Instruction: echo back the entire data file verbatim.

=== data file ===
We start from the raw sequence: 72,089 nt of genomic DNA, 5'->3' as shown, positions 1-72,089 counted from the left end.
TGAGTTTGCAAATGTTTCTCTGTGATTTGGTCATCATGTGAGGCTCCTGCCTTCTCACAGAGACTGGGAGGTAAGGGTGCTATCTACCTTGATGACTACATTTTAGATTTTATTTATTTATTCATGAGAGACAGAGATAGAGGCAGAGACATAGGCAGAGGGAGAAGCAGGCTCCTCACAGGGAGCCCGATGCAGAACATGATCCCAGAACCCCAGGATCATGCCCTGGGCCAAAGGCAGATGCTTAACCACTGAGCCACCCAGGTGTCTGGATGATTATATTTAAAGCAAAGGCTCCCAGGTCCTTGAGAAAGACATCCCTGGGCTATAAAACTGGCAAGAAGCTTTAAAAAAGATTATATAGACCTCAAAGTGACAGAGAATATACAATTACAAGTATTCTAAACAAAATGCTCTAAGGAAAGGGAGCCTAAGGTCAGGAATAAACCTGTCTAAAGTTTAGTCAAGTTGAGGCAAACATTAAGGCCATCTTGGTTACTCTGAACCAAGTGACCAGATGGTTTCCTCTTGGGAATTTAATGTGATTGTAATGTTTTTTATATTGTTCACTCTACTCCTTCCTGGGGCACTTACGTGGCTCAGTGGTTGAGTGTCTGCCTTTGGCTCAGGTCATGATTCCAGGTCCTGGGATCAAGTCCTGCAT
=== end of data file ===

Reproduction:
We start from the raw sequence: 72,089 nt of genomic DNA, 5'->3' as shown, positions 1-72,089 counted from the left end.
TGAGTTTGCAAATGTTTCTCTGTGATTTGGTCATCATGTGAGGCTCCTGCCTTCTCACAGAGACTGGGAGGTAAGGGTGCTATCTACCTTGATGACTACATTTTAGATTTTATTTATTTATTCATGAGAGACAGAGATAGAGGCAGAGACATAGGCAGAGGGAGAAGCAGGCTCCTCACAGGGAGCCCGATGCAGAACATGATCCCAGAACCCCAGGATCATGCCCTGGGCCAAAGGCAGATGCTTAACCACTGAGCCACCCAGGTGTCTGGATGATTATATTTAAAGCAAAGGCTCCCAGGTCCTTGAGAAAGACATCCCTGGGCTATAAAACTGGCAAGAAGCTTTAAAAAAGATTATATAGACCTCAAAGTGACAGAGAATATACAATTACAAGTATTCTAAACAAAATGCTCTAAGGAAAGGGAGCCTAAGGTCAGGAATAAACCTGTCTAAAGTTTAGTCAAGTTGAGGCAAACATTAAGGCCATCTTGGTTACTCTGAACCAAGTGACCAGATGGTTTCCTCTTGGGAATTTAATGTGATTGTAATGTTTTTTATATTGTTCACTCTACTCCTTCCTGGGGCACTTACGTGGCTCAGTGGTTGAGTGTCTGCCTTTGGCTCAGGTCATGATTCCAGGTCCTGGGATCAAGTCCTGCAT